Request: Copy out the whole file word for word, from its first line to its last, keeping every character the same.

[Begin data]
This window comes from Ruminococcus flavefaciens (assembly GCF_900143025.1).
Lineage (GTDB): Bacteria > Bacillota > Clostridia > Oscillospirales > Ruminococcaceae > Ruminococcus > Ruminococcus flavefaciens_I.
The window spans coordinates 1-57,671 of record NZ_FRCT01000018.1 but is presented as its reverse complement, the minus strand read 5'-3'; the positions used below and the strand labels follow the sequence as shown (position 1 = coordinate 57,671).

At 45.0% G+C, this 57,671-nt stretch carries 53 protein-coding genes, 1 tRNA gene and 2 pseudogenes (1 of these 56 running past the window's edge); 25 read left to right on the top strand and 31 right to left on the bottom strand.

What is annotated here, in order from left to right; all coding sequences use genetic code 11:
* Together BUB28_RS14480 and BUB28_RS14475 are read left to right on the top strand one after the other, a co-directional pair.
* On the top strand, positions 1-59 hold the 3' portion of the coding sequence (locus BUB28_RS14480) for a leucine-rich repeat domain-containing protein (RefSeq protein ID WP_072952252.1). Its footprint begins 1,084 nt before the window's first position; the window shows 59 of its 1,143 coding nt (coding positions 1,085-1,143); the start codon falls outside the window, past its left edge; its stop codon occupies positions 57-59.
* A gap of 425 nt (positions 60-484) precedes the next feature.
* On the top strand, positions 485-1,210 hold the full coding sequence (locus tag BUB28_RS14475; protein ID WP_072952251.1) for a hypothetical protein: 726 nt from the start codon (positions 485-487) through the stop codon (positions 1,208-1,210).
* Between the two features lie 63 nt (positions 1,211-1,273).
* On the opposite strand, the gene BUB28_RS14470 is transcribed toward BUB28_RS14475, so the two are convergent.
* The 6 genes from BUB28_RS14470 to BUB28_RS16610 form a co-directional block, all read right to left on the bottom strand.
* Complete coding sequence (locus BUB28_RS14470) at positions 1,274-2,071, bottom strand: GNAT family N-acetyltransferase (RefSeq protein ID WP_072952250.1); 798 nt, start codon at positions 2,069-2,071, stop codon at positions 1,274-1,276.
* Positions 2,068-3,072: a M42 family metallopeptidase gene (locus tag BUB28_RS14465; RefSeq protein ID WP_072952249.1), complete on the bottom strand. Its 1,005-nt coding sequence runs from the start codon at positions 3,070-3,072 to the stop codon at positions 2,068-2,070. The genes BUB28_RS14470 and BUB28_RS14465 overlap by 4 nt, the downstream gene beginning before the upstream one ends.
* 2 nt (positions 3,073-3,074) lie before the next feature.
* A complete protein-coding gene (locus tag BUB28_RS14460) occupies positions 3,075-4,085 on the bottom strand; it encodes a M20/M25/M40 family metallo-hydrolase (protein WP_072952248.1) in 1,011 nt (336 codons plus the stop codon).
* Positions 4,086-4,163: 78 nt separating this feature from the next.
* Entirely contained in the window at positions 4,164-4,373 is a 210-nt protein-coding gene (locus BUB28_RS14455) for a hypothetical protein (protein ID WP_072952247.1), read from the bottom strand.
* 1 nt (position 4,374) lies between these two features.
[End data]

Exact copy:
This window comes from Ruminococcus flavefaciens (assembly GCF_900143025.1).
Lineage (GTDB): Bacteria > Bacillota > Clostridia > Oscillospirales > Ruminococcaceae > Ruminococcus > Ruminococcus flavefaciens_I.
The window spans coordinates 1-57,671 of record NZ_FRCT01000018.1 but is presented as its reverse complement, the minus strand read 5'-3'; the positions used below and the strand labels follow the sequence as shown (position 1 = coordinate 57,671).

At 45.0% G+C, this 57,671-nt stretch carries 53 protein-coding genes, 1 tRNA gene and 2 pseudogenes (1 of these 56 running past the window's edge); 25 read left to right on the top strand and 31 right to left on the bottom strand.

What is annotated here, in order from left to right; all coding sequences use genetic code 11:
* Together BUB28_RS14480 and BUB28_RS14475 are read left to right on the top strand one after the other, a co-directional pair.
* On the top strand, positions 1-59 hold the 3' portion of the coding sequence (locus BUB28_RS14480) for a leucine-rich repeat domain-containing protein (RefSeq protein ID WP_072952252.1). Its footprint begins 1,084 nt before the window's first position; the window shows 59 of its 1,143 coding nt (coding positions 1,085-1,143); the start codon falls outside the window, past its left edge; its stop codon occupies positions 57-59.
* A gap of 425 nt (positions 60-484) precedes the next feature.
* On the top strand, positions 485-1,210 hold the full coding sequence (locus tag BUB28_RS14475; protein ID WP_072952251.1) for a hypothetical protein: 726 nt from the start codon (positions 485-487) through the stop codon (positions 1,208-1,210).
* Between the two features lie 63 nt (positions 1,211-1,273).
* On the opposite strand, the gene BUB28_RS14470 is transcribed toward BUB28_RS14475, so the two are convergent.
* The 6 genes from BUB28_RS14470 to BUB28_RS16610 form a co-directional block, all read right to left on the bottom strand.
* Complete coding sequence (locus BUB28_RS14470) at positions 1,274-2,071, bottom strand: GNAT family N-acetyltransferase (RefSeq protein ID WP_072952250.1); 798 nt, start codon at positions 2,069-2,071, stop codon at positions 1,274-1,276.
* Positions 2,068-3,072: a M42 family metallopeptidase gene (locus tag BUB28_RS14465; RefSeq protein ID WP_072952249.1), complete on the bottom strand. Its 1,005-nt coding sequence runs from the start codon at positions 3,070-3,072 to the stop codon at positions 2,068-2,070. The genes BUB28_RS14470 and BUB28_RS14465 overlap by 4 nt, the downstream gene beginning before the upstream one ends.
* 2 nt (positions 3,073-3,074) lie before the next feature.
* A complete protein-coding gene (locus tag BUB28_RS14460) occupies positions 3,075-4,085 on the bottom strand; it encodes a M20/M25/M40 family metallo-hydrolase (protein WP_072952248.1) in 1,011 nt (336 codons plus the stop codon).
* Positions 4,086-4,163: 78 nt separating this feature from the next.
* Entirely contained in the window at positions 4,164-4,373 is a 210-nt protein-coding gene (locus BUB28_RS14455) for a hypothetical protein (protein ID WP_072952247.1), read from the bottom strand.
* 1 nt (position 4,374) lies between these two features.